The Midlothian city council approved a contract to change the city's sanitary waste service provider by one vote after hearing from two companies and from several residents who spoke in favor of the city's current provider.
The city has contracted with Republic Services for about 20 years to provide sanitary waste service to residents and businesses. Council members Jimmie McClure, TJ Henley, Mike Rodgers and Mayor Bill Houston voted in favor of awarding the contract to Progressive Waste Solutions. Council members Wayne Sibley, Joe Frizzell and Ted Miller voted against awarding the contract. The new contract will begin Aug. 1.
When the sanitary waste service contract with Republic came up for renewal this year, the council asked staff to issue an invitation for other companies to submit proposals, said Ann Honza, finance director for the city. Of the three companies that submitted proposals, the review committee felt one was less experienced in the U.S. and had higher prices. Of the remaining two, Progressive submitted a proposal that had a 20 percent low residential pick up rate and slightly lower for commercial pick up rate than Republic's proposal.
Republic's proposed rates were 2 percent higher than the rates in the city's current contract with them, Honza said.
The prices Republic proposed matched the local market, said Pat Moriarty, a division manager for Republic.
“We had asked for a 2 percent increase. It would have placed us in the middle of what in average across the market today,” he said. “You have outstanding service at an average market rate.”
Many people, including herself, go to the store expecting to pay more for the brand of mayonnaise or dishes they trust, resident Vicki Massey told the council.
“I pay more for the brands I love,” she said, motioning to the dozen of Republic employees who were seated in the audience.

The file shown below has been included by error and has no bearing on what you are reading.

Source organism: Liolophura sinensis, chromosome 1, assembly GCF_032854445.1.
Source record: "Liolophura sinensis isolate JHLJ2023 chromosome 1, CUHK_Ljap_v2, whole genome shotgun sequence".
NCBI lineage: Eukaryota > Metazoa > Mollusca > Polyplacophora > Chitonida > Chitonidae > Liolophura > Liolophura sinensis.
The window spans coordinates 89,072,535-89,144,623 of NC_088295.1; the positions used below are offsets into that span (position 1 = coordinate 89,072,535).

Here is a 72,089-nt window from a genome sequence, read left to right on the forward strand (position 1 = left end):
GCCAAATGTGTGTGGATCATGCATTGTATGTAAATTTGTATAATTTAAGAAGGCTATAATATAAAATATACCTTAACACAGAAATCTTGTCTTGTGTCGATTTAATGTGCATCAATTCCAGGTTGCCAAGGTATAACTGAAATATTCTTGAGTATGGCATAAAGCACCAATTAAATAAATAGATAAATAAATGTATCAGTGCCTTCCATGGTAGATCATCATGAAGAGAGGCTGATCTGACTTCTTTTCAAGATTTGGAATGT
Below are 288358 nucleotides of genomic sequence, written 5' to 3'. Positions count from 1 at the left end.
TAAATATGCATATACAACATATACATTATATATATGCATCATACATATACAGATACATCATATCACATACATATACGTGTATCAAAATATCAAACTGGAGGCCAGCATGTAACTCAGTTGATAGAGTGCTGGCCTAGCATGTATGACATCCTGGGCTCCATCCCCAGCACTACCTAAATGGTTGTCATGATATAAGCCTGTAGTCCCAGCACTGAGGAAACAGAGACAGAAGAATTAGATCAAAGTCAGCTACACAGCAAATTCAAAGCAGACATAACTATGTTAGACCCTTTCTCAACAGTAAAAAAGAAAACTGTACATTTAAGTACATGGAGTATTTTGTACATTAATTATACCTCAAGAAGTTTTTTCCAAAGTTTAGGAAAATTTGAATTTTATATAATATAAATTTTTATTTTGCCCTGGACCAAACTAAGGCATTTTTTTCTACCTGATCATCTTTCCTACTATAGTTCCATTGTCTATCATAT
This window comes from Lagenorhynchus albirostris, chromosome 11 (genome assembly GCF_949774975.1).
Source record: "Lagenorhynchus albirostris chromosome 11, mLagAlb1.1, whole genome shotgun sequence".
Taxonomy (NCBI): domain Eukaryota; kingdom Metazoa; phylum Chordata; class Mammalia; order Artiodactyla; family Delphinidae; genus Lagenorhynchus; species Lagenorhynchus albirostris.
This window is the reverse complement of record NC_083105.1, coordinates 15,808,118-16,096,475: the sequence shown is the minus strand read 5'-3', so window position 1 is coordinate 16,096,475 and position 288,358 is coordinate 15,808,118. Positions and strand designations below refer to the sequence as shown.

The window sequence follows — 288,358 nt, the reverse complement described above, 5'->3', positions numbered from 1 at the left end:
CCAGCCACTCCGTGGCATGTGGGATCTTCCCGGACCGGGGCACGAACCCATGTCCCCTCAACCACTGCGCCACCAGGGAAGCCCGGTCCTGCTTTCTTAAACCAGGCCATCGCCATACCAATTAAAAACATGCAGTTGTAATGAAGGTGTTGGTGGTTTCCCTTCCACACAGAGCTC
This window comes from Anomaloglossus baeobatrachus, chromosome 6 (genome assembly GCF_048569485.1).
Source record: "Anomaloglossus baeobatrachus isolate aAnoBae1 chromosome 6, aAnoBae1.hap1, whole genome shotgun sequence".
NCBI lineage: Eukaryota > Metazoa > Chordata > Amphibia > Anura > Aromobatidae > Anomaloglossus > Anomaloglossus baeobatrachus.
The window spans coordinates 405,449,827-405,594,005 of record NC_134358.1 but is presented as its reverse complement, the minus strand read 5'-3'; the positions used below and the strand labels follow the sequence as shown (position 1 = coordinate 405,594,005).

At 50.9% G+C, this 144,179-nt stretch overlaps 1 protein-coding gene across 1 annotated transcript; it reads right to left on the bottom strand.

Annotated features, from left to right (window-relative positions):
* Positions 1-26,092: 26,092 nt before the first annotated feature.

Republic's employees go out of their way to help senior citizens in the community, allowing them to place their trash near the door instead of walking all the way to the curb or clearing tree limbs out of the yard after a storm for a man fighting cancer, Massey said.
“They have a heart and they wonderful wonderful people. They go out of their way for us all the time,” she said.
Republic has made itself part of the community for a long time, Sibley said.
“They pick up the trash that is blowing on the ground,” he said. “Having been here so long, I think Republic is kind of part of our family and they do emphasis safety. I can't see us going way for Republic myself.”
Progressive is able to offer lower rates because it is operating from a local hub, a Progressive representative told the council members.
“We have a lot of competitive advantages. We have a hub in the Midlothian business park,” he said.
Progressive's landfill is also much closer so the drivers do not have to travel as far to either arrive at the neighborhoods or to empty their loads, he said, resulting in lest cost for the company. Progressive will purchase about $1.7 million of trucks and equipment and hire 12 new positions to work in Midlothian, he said.
“These are all good paying jobs with good steady work,” he said.
Some of those positions will be filled by current Progressive employees who want to move to Midlothian routes, he said. And because the company has a hub in Midlothian, it will be buying supplies, truck parts and gas in the city, he added.
The difference in cost was a major concern for him, Rodgers said. He has worked with both companies and received high quality service from both at his home or business, he said.
“The difference between the companies for my dumpster will be $4,000,” Rodgers said.
Council members considered tabling the contract and allowing staff to negotiate prices and services with both companies, but city manager Chris Dick and the city's attorney Joe Gorfida cautioned against starting a bidding war now that both companies knew the other's proposed rates.
Another issue with Republic's proposal were changes the company had suggested be negotiated in the contract the city had sent out with the initial invitation, Houston said. He was not comfortable with a company rewriting the city's contract, he said.
After a motion to deny the contract made by Sibley and a motion to approve the contract made by Henley failed because they were not seconded, Houston's motion to approve was seconded and passed.
In other business, the council members approved adjusting the speed limit on Farm-to-Market road 1387 from 55 mph to 50 mph between Virginia Boulevard/Daisy Road to Bryson Lane. Henly suggested the city find a way to work with the police department to warn people of the speed limit change after it is approved by TxDOT.
Contact Bethany Kurtz at 469-517-1450 or email email@example.com. Follow her on Facebook at www.facebook.com/BethanyKurtzMidloMirror or on Twitter @bethmidlomirror.